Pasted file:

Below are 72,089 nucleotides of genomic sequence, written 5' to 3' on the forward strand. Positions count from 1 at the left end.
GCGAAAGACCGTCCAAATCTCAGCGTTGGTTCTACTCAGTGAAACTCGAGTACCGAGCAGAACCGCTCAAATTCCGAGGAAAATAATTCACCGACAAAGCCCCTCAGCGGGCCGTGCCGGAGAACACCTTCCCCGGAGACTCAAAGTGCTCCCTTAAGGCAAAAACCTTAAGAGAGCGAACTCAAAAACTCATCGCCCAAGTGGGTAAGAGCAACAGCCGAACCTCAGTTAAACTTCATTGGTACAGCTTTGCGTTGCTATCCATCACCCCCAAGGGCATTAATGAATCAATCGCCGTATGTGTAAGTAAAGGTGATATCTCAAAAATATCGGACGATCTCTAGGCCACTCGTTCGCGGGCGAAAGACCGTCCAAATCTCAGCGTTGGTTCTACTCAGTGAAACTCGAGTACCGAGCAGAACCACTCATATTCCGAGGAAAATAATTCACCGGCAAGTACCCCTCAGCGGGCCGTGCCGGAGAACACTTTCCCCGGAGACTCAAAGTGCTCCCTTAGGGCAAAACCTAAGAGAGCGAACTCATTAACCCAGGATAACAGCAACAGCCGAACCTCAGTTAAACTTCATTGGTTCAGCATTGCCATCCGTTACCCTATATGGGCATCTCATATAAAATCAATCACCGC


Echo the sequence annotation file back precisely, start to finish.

Below are 72,089 nucleotides of genomic sequence, written 5' to 3' on the forward strand. Positions count from 1 at the left end.
GCGAAAGACCGTCCAAATCTCAGCGTTGGTTCTACTCAGTGAAACTCGAGTACCGAGCAGAACCGCTCAAATTCCGAGGAAAATAATTCACCGACAAAGCCCCTCAGCGGGCCGTGCCGGAGAACACCTTCCCCGGAGACTCAAAGTGCTCCCTTAAGGCAAAAACCTTAAGAGAGCGAACTCAAAAACTCATCGCCCAAGTGGGTAAGAGCAACAGCCGAACCTCAGTTAAACTTCATTGGTACAGCTTTGCGTTGCTATCCATCACCCCCAAGGGCATTAATGAATCAATCGCCGTATGTGTAAGTAAAGGTGATATCTCAAAAATATCGGACGATCTCTAGGCCACTCGTTCGCGGGCGAAAGACCGTCCAAATCTCAGCGTTGGTTCTACTCAGTGAAACTCGAGTACCGAGCAGAACCACTCATATTCCGAGGAAAATAATTCACCGGCAAGTACCCCTCAGCGGGCCGTGCCGGAGAACACTTTCCCCGGAGACTCAAAGTGCTCCCTTAGGGCAAAACCTAAGAGAGCGAACTCATTAACCCAGGATAACAGCAACAGCCGAACCTCAGTTAAACTTCATTGGTTCAGCATTGCCATCCGTTACCCTATATGGGCATCTCATATAAAATCAATCACCGC